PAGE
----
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  • Research
  • Open Access

Meeting the demand: geothermal heat supply rates for an urban quarter in Germany

Geothermal EnergyScience – Society – Technology20197:9

https://doi.org/10.1186/s40517-019-0125-8

  • Received: 18 October 2018
  • Accepted: 6 March 2019
  • Published:

Abstract

Thermal energy for space heating and for domestic hot water use represents about a third of the overall energy demand in Germany. An alternative to non-renewable energy-based heat supply is the implementation of closed and open shallow geothermal systems, such as horizontal ground source heat pump systems, vertical ground source heat pump (vGSHP) systems and groundwater heat pump systems. Based on existing regulations and local hydrogeological conditions, the optimal site-specific system for heat supply has to be identified. In the presented technical feasibility study, various analytical solutions are tested for an urban quarter before and after building refurbishment. Geothermal heat supply rates are evaluated by providing information on the optimal system and the specific shortcomings. Our results show that standard vGSHP systems are even applicable in older and non-refurbished residential areas with a high heat demand using a borehole heat exchanger with a length of 100 m or in conjunction with multiple boreholes. After refurbishment, all studied shallow geothermal systems are able to cover the lowered heat demand. The presented analysis also demonstrates that ideally, various technological variants of geothermal systems should be evaluated for finding the optimal solution for existing, refurbished and newly developed residential areas.

Keywords

  • Ground source heat pump (GSHP)
  • Groundwater heat pump (GWHP)
  • Borehole heat exchanger (BHE)
  • Heat demand
  • Refurbishment
  • Geothermal potential
  • GIS

Introduction

In 2016, the annual energy consumption for space heating and domestic hot water (DHW) in Germany was 2987 PJ, which corresponded to approximately a third of Germany’s total energy consumption. The main energy sources are still coal, oil and gas, which emit large amounts of CO2 and contribute to global climate warming. For space heating and DHW, only 15% of the energy consumption was provided by renewable energies (BMWi 2018). Among this 15% portion, shallow geothermal energy systems are particularly appealing, since they are continuously available. Lund and Boyd (2016) showed that 149.1 million tonnes of CO2 could be annually saved by the direct utilization of geothermal energy. Bayer et al. (2012) estimated that the potential heat supply by ground source heat pump (GSHP) systems for 19 European countries is 100,000 TJ, corresponding to CO2 savings of 3.7 million tonnes. Therefore, there is a great potential for geothermal energy systems to lower current greenhouse gas emissions.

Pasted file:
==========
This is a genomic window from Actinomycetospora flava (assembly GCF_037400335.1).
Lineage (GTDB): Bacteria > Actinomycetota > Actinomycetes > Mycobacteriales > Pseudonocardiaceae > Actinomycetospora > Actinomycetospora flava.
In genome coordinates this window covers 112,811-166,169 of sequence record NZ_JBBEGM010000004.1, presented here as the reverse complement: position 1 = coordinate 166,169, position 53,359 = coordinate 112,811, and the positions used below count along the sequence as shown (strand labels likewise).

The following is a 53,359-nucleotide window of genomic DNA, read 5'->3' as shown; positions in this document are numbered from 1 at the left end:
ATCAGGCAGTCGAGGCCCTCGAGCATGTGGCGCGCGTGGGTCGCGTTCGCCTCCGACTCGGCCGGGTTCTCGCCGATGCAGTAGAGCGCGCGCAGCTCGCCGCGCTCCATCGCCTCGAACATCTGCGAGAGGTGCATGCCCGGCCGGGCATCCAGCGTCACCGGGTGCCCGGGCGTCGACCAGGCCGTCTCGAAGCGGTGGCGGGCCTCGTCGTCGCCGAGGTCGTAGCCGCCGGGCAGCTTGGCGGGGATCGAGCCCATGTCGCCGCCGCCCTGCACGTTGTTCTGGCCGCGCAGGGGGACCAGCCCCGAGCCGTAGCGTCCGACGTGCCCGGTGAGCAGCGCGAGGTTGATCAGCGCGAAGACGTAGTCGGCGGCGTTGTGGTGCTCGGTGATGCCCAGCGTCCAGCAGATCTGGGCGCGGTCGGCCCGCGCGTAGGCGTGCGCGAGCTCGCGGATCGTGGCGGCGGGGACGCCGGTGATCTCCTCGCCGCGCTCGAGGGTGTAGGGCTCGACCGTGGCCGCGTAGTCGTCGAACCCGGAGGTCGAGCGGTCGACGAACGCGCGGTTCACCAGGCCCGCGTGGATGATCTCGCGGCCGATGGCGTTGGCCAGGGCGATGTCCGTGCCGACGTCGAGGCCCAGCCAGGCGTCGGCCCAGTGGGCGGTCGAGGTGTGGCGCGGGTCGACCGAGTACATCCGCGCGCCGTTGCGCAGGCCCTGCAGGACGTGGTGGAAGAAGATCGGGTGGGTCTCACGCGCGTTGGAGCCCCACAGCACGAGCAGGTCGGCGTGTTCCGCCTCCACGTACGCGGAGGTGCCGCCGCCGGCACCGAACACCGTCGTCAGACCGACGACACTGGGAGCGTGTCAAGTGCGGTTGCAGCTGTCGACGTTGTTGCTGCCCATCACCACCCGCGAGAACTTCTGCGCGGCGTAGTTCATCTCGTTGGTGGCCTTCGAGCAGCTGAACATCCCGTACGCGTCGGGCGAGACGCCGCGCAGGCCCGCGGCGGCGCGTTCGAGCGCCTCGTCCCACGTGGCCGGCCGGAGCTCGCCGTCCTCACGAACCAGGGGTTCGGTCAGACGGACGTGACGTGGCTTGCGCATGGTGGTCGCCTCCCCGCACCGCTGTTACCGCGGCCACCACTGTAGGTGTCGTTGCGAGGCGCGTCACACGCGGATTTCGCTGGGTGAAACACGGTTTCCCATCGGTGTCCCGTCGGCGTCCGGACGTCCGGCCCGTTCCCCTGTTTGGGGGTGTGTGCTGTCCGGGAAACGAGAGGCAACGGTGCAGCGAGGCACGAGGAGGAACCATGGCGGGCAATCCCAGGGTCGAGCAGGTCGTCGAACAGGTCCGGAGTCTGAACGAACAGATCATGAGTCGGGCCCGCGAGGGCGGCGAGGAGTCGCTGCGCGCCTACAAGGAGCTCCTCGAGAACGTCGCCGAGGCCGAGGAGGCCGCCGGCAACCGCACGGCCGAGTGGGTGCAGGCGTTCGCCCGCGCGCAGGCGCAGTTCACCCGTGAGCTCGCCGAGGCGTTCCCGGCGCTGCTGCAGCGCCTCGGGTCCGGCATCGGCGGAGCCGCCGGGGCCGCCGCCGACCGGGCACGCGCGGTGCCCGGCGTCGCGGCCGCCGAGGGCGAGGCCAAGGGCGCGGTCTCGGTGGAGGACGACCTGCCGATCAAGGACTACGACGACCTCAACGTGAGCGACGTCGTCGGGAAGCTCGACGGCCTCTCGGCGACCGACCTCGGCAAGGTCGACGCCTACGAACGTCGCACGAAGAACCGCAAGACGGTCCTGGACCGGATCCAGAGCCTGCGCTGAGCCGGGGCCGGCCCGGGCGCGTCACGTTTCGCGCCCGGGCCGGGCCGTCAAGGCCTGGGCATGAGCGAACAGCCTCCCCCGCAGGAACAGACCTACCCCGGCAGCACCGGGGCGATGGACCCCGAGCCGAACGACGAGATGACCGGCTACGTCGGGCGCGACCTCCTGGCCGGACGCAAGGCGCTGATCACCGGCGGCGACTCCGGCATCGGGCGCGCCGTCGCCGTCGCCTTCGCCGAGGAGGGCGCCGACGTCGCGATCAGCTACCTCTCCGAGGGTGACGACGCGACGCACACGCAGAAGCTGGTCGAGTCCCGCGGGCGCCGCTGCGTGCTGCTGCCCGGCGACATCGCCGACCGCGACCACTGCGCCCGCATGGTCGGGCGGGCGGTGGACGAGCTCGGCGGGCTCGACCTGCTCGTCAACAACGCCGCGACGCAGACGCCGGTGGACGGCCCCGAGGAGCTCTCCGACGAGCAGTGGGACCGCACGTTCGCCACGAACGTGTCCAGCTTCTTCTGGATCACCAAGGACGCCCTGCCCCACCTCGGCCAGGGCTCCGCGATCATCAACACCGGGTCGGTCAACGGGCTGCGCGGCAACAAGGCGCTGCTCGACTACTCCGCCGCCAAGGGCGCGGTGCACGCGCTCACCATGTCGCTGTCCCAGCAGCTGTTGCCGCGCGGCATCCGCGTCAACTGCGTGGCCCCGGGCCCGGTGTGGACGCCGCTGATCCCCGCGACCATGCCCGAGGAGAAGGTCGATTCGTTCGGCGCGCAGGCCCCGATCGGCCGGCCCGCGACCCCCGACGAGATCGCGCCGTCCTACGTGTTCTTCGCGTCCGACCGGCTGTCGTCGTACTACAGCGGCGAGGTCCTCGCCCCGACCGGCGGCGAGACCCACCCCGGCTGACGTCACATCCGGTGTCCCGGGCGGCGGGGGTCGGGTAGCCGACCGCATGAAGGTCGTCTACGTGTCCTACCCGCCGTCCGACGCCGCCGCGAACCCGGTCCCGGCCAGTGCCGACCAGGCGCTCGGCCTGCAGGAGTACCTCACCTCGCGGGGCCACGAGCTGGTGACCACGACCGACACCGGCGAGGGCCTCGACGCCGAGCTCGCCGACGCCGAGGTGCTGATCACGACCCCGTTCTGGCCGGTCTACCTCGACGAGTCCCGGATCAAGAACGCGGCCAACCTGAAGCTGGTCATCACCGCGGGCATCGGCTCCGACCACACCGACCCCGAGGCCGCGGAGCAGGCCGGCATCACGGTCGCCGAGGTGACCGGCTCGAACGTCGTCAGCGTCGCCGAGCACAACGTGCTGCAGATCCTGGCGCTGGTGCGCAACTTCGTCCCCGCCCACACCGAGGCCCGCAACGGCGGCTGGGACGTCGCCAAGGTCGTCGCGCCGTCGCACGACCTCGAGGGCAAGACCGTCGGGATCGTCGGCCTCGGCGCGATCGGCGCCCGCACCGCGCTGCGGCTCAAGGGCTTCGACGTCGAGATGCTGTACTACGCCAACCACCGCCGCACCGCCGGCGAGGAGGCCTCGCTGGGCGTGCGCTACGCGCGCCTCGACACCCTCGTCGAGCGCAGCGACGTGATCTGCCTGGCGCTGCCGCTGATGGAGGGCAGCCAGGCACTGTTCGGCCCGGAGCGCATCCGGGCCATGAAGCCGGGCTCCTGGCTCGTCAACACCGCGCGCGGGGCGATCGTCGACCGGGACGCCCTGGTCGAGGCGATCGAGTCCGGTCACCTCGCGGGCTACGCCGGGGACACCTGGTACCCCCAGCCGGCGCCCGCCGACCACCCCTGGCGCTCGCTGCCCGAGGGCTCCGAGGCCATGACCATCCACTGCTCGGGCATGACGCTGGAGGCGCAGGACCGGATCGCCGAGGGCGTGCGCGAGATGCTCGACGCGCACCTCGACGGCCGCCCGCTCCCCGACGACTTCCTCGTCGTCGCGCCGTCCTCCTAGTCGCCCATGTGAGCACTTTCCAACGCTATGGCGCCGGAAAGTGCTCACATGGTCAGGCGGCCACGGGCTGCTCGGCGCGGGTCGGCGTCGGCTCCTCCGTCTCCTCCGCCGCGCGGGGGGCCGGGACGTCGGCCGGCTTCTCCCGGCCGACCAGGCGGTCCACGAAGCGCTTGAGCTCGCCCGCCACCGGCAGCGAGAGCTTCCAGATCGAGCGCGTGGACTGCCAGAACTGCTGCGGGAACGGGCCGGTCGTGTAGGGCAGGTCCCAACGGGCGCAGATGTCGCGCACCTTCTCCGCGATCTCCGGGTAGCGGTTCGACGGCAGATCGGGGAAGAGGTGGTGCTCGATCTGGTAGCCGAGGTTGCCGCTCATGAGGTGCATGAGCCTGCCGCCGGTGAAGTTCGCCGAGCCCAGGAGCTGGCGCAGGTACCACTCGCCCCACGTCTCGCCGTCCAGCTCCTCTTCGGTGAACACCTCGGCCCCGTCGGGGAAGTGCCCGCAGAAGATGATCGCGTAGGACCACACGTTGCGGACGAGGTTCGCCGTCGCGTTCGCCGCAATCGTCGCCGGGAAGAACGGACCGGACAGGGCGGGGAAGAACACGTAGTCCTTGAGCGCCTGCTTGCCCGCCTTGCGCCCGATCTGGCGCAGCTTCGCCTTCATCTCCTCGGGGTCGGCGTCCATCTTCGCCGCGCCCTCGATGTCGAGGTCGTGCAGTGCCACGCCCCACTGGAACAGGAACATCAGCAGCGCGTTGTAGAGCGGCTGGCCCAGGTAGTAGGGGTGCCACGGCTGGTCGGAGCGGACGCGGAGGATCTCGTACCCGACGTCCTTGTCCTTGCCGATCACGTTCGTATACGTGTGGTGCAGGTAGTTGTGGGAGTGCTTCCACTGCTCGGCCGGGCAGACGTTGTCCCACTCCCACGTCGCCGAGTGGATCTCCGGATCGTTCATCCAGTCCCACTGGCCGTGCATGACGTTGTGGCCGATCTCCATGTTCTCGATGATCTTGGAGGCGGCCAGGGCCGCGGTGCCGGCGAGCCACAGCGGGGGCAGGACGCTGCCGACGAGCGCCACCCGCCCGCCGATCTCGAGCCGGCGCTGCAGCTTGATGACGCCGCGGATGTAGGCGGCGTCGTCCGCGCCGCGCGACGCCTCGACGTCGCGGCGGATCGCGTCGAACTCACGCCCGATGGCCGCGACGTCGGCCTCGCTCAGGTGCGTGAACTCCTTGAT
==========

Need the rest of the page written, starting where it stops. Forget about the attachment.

Shallow geothermal systems, which can be classified into closed and open systems, enable the direct use of geothermal energy. In closed systems, a synthetic heat carrier fluid is circulated in tubes that are installed in the ground for heat exchange. Open systems utilize wells to access groundwater as a heat carrier. In both variants, heat pumps are often employed for extracting heat and supplying heating applications. Closed-loop systems include horizontal (hGSHP) and vertical ground source heat pump (vGSHP) systems. In general, the ability of these systems to provide heating and/or cooling is described as the geothermal potential, for which multiple definitions and concepts exist. For example, Zhu et al. (2010) and Zhang et al. (2014) computed the theoretical geothermal potential as the heat content stored in a given volume of the subsurface for a given temperature reduction. According to Götzl et al. (2010), the potential of shallow geothermal energy is a combination of the technical potential, i.e., the energetic supply, and the applicability on part of energy consumers. A similar definition was given by Zhang et al. (2014) and Galgaro et al. (2015), who defined a ratio of the maximum amount of energy exchanged between the ground and vGSHP system to the heat or cooling demand. In our study, we follow the same concept and for a simplification, use the term “heat supply rate”.

Depending on the type of system, the geothermal potential can be evaluated in different ways. To estimate the very shallow geothermal energy potential of hGSHP systems, Bertermann et al. (2014) included legal constraints, climatic parameters and soil textures. García-Gil et al. (2015) proposed a low temperature geothermal potential (LTGP) for open- and closed-loop systems. They estimated the LTGP of the saturated zone using a steady-state analytical solution for conductive and advective heat transfer in porous media and applying a line source model for the unsaturated zone. Bezelgues-Courtade et al. (2010) created a geothermal potential map by combining several criteria such as transmissivity, temperature and hydrochemistry in a geographical information system (GIS).